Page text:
If people think Buck Showalter and Joe Girardi squabbling over stealing signs is communicating leadership to their teams, the only people they are fooling are themselves. It still takes good pitching and timely hitting to win a baseball game. No one thinks New York Jets coach Rex Ryan is a football Bodhisattva because the Jets improbably won their first game of the season; the players went out and scored more than their opponents did. Rex Ryan is still a crappy coach. [Too] [m]uch was made of the Harbaugh brothers before and during the Super Bowl last February; the success of the 49ers against the Packers is not because of Jim Harbaugh (and Packers coach Mike McCarthy’s gameplanning ensures a commitment to not losing, which is not the same as a commitment to winning. Yes, let’s run it right up the middle again on 3rd and 9. That’ll throw the defense off!) The failure of the Ravens a week ago during that dud of a season opener may be laid at the feet of John Harbaugh in failing to prepare his team to anything against Peyton Manning. Again, the best a coach or leader can do is mediocre; the players, the workforce, make the difference between mediocre and successful.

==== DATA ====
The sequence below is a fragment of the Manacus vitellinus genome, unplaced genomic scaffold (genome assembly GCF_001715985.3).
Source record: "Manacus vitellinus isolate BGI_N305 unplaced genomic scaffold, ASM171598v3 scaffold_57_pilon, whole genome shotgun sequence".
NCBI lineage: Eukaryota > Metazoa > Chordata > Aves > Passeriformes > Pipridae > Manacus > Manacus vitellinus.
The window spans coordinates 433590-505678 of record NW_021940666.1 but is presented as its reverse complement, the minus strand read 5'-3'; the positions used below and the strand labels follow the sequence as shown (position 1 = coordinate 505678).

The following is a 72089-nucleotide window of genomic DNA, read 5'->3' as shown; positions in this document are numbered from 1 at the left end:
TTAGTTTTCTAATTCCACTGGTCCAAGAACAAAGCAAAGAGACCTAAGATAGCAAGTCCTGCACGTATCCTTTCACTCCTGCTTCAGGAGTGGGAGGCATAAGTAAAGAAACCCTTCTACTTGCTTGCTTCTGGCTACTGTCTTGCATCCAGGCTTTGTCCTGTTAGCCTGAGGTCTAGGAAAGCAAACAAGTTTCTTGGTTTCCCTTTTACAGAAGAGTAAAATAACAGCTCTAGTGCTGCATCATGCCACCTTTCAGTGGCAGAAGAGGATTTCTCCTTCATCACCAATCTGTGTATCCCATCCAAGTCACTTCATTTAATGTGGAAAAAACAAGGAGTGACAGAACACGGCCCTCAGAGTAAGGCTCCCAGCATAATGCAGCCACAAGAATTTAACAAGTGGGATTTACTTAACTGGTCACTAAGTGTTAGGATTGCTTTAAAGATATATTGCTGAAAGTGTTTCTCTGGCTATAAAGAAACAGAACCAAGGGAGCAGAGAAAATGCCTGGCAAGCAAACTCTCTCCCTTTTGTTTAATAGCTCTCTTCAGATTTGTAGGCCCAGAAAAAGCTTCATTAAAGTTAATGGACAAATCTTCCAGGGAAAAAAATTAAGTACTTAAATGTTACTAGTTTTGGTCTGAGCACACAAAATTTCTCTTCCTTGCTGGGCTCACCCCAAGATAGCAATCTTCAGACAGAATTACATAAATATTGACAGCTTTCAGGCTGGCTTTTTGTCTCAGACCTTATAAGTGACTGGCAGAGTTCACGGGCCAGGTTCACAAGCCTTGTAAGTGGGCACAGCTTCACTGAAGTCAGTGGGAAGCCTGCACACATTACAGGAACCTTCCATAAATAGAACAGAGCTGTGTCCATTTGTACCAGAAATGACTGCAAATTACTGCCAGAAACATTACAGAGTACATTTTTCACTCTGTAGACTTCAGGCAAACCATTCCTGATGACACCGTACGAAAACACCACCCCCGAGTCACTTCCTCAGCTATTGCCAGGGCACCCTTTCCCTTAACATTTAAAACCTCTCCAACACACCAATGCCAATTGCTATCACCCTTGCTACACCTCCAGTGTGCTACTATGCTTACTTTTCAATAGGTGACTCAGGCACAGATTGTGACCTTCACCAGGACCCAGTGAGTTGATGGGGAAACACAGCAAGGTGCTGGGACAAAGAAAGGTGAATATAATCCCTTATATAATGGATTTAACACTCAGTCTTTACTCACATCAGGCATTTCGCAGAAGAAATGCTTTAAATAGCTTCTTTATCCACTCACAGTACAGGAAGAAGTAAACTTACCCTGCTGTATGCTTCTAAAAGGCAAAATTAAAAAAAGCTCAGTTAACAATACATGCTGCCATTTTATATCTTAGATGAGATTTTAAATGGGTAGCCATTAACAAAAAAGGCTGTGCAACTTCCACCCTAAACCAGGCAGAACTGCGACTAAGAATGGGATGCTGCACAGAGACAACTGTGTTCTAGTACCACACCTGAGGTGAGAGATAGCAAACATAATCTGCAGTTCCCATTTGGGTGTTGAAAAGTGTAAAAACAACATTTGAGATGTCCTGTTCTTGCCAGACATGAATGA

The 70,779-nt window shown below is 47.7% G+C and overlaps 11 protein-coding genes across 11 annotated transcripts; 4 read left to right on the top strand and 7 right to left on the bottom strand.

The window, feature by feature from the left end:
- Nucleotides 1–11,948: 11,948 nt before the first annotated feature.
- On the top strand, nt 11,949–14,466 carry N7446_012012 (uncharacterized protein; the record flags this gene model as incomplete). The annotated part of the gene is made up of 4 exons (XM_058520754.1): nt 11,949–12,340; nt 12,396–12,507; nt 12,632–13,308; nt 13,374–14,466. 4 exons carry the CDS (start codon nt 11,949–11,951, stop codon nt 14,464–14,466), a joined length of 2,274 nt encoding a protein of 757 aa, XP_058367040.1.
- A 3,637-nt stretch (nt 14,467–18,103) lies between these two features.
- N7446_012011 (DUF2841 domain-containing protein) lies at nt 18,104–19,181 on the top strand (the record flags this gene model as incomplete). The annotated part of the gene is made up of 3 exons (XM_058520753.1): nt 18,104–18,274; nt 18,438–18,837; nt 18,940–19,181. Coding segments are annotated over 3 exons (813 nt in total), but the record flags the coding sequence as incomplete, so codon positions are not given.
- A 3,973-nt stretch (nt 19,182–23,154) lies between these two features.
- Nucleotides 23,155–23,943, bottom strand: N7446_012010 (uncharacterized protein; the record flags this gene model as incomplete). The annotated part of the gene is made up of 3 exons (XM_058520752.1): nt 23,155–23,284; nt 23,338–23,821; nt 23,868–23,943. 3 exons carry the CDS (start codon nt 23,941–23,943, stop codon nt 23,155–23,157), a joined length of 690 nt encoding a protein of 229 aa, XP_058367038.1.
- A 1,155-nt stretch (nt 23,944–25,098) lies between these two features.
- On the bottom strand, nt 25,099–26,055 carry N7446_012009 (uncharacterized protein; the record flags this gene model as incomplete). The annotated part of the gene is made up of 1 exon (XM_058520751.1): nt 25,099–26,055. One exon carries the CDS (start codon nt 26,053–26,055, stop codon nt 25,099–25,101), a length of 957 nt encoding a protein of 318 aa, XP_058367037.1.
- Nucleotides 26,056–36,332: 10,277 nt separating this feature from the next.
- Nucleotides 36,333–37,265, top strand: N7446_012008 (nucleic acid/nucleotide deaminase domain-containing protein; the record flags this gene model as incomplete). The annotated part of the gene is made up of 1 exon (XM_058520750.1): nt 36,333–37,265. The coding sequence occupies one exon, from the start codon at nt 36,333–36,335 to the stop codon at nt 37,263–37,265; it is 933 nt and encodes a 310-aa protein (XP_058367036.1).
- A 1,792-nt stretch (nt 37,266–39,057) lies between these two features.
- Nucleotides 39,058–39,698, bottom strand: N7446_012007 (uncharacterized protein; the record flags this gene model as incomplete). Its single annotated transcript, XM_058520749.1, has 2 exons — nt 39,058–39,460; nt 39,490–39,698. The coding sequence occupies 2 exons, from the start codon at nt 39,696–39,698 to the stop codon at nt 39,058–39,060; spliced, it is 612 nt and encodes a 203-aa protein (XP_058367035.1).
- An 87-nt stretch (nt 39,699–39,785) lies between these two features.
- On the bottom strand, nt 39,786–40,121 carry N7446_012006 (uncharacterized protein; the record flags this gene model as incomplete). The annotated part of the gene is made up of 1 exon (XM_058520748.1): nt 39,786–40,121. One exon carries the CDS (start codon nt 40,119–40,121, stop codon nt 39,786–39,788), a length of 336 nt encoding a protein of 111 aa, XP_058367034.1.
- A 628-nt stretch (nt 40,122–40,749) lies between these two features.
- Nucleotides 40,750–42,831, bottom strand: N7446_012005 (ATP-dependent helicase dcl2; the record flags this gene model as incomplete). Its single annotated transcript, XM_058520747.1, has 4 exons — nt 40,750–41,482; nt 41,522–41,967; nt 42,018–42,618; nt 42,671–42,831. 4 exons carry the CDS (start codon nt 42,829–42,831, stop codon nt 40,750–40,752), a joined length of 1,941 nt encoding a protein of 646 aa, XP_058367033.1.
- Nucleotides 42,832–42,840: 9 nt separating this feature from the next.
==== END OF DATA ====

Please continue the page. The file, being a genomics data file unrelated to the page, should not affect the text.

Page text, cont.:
In fact, it would seem that the more leaders involve themselves in the inner workings of everyday life in a sports team or a business, one might surmise a greater chance of failure. (See also: Jones, Jim; Valentine, Bobby; Jones, Jerry; Obama, Barry.)